Testing the key hypotheses to explain intra- and interspecific variation in extra pair fertilization rates (#285)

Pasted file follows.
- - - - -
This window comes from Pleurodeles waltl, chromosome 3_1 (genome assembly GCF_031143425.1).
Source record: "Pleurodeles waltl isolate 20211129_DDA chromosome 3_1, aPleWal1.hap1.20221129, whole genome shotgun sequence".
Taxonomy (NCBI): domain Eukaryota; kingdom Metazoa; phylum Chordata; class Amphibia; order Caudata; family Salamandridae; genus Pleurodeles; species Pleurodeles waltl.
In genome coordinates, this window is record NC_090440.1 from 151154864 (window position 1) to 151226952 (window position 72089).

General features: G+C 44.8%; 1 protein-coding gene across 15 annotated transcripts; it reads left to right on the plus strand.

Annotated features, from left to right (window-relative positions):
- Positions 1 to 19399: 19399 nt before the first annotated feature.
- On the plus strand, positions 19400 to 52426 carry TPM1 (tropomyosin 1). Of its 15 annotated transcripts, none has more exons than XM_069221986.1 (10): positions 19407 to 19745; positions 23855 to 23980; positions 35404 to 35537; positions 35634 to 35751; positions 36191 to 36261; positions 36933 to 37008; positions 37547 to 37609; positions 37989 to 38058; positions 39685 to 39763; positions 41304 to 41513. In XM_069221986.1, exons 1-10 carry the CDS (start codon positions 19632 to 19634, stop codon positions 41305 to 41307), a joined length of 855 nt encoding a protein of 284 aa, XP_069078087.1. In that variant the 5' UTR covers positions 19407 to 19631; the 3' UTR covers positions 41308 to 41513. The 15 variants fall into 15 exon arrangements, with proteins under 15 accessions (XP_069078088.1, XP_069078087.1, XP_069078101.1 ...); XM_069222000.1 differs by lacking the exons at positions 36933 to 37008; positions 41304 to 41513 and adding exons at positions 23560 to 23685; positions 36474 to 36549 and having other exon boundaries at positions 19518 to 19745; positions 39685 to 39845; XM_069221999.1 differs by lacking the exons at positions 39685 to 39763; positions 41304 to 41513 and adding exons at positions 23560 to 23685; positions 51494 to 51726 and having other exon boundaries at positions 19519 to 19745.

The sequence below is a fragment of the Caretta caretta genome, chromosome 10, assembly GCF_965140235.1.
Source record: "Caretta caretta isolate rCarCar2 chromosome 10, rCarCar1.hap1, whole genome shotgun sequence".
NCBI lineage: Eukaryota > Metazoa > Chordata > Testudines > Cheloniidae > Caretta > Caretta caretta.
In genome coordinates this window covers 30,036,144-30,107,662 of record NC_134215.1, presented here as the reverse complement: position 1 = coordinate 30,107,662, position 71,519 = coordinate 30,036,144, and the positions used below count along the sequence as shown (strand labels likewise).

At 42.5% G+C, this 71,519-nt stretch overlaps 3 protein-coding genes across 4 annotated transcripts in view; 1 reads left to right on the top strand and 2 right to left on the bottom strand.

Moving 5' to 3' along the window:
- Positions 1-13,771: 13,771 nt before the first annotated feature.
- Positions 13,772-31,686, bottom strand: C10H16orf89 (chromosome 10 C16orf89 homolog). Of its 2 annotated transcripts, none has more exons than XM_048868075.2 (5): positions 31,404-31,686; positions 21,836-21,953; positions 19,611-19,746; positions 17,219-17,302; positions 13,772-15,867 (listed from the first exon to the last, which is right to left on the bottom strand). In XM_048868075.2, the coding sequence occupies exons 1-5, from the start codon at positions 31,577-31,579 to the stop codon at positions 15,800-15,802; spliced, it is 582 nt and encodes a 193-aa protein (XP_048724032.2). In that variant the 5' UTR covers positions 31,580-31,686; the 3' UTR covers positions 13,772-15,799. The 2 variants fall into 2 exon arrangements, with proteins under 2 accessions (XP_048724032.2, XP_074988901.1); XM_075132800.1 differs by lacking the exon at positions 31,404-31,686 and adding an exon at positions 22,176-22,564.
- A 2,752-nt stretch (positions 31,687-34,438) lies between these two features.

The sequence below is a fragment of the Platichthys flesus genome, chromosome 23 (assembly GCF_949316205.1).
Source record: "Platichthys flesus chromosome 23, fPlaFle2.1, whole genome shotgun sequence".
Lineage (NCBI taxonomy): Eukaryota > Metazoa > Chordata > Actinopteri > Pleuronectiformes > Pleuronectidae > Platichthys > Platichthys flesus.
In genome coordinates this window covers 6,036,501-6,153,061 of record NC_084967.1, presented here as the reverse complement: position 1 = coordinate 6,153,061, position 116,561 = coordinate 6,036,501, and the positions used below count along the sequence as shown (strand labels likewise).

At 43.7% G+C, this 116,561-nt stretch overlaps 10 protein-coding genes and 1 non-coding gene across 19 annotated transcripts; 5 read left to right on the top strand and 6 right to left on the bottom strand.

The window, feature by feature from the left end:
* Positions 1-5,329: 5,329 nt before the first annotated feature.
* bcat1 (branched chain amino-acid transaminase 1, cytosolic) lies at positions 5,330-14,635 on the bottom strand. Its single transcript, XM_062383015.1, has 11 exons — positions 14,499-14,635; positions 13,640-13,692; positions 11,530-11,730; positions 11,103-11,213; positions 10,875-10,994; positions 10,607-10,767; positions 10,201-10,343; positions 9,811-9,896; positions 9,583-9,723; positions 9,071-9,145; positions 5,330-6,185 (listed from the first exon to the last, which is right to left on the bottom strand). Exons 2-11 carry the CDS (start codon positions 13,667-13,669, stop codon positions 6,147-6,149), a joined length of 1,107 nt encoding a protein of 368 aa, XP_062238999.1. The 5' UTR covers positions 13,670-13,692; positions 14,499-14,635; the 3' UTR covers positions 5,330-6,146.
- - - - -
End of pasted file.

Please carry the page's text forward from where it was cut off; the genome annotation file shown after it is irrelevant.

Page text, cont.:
Genetic monogamy in birds is the exception rather than the rule, despite social monogamy being the dominant avian mating system. Mating with males other than the female’s social male has been found in over 70% of the studied bird species, but despite 30 years of research, the enormous amount of variation in the occurrence and levels of extra pair fertilization (EPF) rates both within and between species remains largely unexplained. Research attempting to explain this variation has focused on a wide range of factors including the role of life-history and ecology. However, few general patterns have been identified other than that over 50% of the inter specific variation in EPF rates can be attributed to phylogeny occurring at or above the family level. This means that lots of the variation between species has been determined in the ancient avian lineage and that ecological patterns in the variation in EPF's might be due to phylogeny. Here we test the key hypotheses that have been proposed as explanations for variation in EPF's in the past 30 years. Using data on five species from 12 populations within the Malurus (fairy-wrens) genus, we test for the role of breeding density, inbreeding avoidance, fertility insurance, life-history and ecology on EPF's. Findings of this study will allow us to identify the general patterns in EPF rates within one genus, which could therefore not be confounded by phylogeny and should help us to understand the enormous amount of variation of this extraordinary behavior in other species.